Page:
"More and more cities and towns are installing red light cameras to catch red light runners in the act. In 2008 alone, red light running accounted for 762 fatal crashes in the United States and 137,000 injuries. A study conducted by the Federal Highway Administration attributed a 25 percent reduction in T-bone accidents at intersections to the installation of red light cameras. Because people fail to voluntarily honor the law, these traffic cameras are essential in enforcing these laws and protecting public safety."
Discuss the merits of the preceding argument. Analyze the evidence used as well as the general reasoning. Present points that would strengthen the argument or challenge it.
It is commendable that that authorities are trying to curtail the frequency of accidents and reduce the possibilty of pernicious accidents by the employment of "safety cameras". However, the decision of the authority is based on flawed assumptions and nebulous statistics.
First of all, the author assumes that since the presence of traffic lights at accidents at intersections, they would work equally well with traffic lights and thus will be effective in reducing red-light running. It should be pointed out that just because something works in one case does not mean that it would necessarily work well in another case. If such is the case, and the assumption is not fully warranted of justified, then it is probable that the presence of cameras will have meager effect on the number and frequency of red-light running. If the author can provide a description of how a camera may reduce the number of accidents at intersections, then only may the assumption be properly extraploated into a proper justification.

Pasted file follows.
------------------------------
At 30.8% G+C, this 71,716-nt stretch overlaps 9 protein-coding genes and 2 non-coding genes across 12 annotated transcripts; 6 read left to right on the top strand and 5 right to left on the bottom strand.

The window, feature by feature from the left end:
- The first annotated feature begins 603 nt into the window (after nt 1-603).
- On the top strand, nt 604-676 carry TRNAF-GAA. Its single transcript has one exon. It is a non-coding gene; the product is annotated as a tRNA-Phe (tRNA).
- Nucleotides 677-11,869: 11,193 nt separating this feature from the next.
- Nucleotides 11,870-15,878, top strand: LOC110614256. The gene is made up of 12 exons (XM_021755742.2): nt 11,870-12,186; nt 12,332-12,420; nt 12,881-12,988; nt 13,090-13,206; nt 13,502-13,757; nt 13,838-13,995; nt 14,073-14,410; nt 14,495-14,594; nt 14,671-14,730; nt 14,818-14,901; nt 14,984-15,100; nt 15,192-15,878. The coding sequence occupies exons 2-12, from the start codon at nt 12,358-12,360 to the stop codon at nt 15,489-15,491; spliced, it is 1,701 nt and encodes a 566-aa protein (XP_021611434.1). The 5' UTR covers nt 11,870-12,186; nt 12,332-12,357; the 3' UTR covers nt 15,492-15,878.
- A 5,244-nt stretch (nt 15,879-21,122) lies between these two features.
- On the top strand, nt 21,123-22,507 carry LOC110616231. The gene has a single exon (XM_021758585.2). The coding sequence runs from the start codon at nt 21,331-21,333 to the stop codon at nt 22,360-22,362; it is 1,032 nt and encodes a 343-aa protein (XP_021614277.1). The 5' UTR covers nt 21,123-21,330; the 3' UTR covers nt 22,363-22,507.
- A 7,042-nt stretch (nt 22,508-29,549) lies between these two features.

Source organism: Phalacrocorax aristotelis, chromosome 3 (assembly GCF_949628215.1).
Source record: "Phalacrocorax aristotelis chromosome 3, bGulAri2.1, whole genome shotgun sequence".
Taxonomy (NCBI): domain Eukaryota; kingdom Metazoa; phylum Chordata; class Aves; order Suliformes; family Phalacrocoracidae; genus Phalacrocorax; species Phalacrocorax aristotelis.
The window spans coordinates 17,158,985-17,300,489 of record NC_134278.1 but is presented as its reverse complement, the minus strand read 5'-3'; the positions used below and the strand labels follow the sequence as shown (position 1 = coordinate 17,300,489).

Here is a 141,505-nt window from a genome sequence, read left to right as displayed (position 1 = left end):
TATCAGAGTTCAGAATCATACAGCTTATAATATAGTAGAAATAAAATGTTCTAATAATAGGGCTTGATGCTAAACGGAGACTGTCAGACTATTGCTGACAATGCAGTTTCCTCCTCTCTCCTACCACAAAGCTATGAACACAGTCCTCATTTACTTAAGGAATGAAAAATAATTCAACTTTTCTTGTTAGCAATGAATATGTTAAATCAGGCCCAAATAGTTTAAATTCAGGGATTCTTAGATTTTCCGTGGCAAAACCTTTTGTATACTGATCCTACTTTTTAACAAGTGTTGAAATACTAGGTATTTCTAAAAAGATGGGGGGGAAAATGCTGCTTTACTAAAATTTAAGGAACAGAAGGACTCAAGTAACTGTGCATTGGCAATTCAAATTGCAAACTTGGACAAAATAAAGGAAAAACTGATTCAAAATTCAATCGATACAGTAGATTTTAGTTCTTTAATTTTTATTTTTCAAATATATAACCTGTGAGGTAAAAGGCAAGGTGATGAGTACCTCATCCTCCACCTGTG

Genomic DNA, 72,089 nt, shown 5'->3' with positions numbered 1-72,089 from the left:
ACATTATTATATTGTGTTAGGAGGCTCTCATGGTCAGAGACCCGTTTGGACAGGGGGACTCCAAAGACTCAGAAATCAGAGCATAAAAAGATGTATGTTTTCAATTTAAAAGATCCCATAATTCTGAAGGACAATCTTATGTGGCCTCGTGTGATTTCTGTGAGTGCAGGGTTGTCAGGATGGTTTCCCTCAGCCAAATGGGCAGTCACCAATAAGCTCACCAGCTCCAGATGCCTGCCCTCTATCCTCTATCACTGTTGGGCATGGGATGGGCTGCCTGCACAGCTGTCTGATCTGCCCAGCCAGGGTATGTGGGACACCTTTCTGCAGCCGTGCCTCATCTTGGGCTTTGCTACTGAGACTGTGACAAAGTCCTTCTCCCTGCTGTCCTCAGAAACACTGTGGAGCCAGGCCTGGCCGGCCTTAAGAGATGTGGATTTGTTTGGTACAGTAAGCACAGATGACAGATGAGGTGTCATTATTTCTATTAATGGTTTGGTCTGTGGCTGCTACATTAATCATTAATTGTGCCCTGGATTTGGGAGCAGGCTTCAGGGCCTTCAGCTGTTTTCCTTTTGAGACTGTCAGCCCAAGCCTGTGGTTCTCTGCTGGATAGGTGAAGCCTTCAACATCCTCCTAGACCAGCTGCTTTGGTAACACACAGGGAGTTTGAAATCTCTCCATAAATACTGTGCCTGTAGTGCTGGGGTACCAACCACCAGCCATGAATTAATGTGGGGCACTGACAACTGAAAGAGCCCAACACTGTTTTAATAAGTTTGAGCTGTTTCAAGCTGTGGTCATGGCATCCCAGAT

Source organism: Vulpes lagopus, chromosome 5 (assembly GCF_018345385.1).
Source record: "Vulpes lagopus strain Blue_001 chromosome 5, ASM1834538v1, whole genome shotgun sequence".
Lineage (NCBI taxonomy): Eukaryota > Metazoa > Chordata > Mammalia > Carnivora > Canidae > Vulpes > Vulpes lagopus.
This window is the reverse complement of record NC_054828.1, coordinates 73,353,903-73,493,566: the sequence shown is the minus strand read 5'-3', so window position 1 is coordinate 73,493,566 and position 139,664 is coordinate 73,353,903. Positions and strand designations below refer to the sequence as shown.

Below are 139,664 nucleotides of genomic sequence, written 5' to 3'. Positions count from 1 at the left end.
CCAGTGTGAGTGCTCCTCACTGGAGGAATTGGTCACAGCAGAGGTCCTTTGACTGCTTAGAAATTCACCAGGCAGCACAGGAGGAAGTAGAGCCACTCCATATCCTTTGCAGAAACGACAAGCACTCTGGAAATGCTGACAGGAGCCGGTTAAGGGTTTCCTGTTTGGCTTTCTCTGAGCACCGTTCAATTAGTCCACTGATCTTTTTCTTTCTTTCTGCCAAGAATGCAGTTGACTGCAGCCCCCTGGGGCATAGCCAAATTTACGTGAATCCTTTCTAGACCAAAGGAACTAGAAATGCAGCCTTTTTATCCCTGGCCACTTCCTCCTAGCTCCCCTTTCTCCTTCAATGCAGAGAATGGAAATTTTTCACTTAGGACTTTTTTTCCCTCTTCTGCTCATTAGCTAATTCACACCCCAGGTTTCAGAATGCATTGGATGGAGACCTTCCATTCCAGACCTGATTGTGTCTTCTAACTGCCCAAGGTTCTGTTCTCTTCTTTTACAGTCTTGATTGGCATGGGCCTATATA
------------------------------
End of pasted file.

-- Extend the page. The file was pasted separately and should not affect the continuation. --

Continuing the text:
Another problem with the argument is that the statistics are a bit too vague and broad. For example, it is possible that the density of accidents is not uniform throughtout the US. But rather, it may be possible that the accidents are more concentrated in certain areas than in others. For example, more red light running accidents may occur in california than in Kentucky or Ohio. If this is true, than the employment of cameras in areas where such rankling incidents rarely occur may have little effect. Also, the statisitcs are a bit outdated (The numbers are from the year 2008), and things may have changed overtime. Perhaps the red light running effects are probably not as severe as before. The author can make a more convincing argument by providing more details about the statistics, as well providing numbers over a range of years in order to show that red light running is being worse or stagnant.
Another assumption that the author makes is the fact that the red light running incidents are the fault of the people, in other words, the cause of red light running is not stated explicitly in the passage. It may be entirely possible that inclement weather may make it difficult for people to react to red-lights at intersections on time. If this is true, then the authoritires may require a different approach. Or it may be possible that the fines for red light running are simply too low, hence people may not be too bothered about paying fines, and then sink back into recidivism once payments are done.